How can I get a better background in flash-lit pictures?
We’re often asked for flash photography tips to take flash photographs without the usual glary white faces looming out of the darkness. Turning down the flash power (flash exposure compensation, which most cameras can do) or even sticking your thumb in front of it
On a photography courses for the Avon and Somerset Probation Service, we got the hang of this using a handy fire extinguisher! It’s the most useful of our flash photography tips.
How it normally looks with flash
Standard rubbish flash photo, using the on-camera flash in auto mode. The camera chose 1/60th and f3.5 at 400 ISO.
The way to make this picture work better is to gather the light from behind the subject. So entering settings to give a longer shutter speed will allow more of the background to be seen:
How it could look, using the pop up flash on a Nikon D90, nothing fancy!
1/13th of a second at f1.8, at 400 ISO, again using the on-camera flash. Four times as much time for the background light to register.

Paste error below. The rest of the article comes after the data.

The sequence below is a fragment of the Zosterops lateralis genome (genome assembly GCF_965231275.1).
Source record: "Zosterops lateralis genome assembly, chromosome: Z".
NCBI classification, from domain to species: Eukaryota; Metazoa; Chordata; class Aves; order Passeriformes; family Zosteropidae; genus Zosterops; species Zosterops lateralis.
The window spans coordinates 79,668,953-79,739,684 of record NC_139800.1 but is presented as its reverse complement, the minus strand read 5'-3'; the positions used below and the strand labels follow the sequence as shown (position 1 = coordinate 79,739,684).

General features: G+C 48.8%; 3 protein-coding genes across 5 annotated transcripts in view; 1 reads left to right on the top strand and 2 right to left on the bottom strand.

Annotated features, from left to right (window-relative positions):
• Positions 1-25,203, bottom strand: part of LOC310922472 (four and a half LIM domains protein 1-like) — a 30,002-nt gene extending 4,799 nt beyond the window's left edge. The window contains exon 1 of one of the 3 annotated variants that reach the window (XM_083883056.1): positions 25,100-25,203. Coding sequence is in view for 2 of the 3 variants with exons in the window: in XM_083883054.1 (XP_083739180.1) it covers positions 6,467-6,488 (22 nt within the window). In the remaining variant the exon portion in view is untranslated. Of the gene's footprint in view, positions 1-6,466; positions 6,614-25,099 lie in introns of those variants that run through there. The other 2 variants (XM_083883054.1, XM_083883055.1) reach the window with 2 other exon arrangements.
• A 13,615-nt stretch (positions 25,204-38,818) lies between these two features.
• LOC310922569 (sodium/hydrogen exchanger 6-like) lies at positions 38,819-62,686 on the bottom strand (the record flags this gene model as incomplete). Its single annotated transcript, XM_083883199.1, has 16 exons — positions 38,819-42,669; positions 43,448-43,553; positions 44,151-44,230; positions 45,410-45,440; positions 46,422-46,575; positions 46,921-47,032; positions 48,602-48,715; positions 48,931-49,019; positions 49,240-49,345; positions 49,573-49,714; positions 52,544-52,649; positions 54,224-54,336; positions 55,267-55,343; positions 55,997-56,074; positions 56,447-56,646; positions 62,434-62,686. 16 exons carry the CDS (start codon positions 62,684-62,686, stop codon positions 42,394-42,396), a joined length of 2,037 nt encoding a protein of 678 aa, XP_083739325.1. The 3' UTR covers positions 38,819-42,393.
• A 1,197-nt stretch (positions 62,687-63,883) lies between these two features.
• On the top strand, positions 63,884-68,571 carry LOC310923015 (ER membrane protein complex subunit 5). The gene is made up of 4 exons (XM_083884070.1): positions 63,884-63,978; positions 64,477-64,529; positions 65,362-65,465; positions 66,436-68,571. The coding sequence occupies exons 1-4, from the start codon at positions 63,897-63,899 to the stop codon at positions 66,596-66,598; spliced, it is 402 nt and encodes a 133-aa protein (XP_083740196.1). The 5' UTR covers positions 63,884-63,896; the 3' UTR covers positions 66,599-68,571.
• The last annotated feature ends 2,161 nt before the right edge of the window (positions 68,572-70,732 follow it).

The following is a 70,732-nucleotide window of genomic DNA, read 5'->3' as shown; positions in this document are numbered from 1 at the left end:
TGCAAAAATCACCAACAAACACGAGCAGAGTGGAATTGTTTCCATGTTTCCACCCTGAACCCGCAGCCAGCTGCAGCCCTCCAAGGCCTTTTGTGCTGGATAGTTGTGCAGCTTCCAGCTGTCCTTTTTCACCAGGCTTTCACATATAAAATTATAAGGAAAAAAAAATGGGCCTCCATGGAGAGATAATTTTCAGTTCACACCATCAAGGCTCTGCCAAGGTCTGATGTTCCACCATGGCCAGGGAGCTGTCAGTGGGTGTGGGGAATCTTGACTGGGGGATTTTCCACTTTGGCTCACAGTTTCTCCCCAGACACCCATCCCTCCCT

The easiest way to do this is to turn off the flash, set the camera to A and meter the shot, noting the shutter speed the camera wants to use. Then go to M, and enter this shutter speed and aperture, turn the flash on and take the picture. The shutter speed may be low, but if the subject is only lit by the flash it will come out clearly. The blurry background, caused by the longer shutter speed will not be noticed in the general background blur.
Give it a go, it’s easier to do than explain! It’s a technique called “Dragging the Shutter.” Our American cousins call it “Pop and Burn.” The clever bit is to ensure that the foreground thing is only lit by the flash. Of all the flash photography tips we know, this is the most useful one. After all, one of the things with flash is that most of the time you don’t want to see the flash!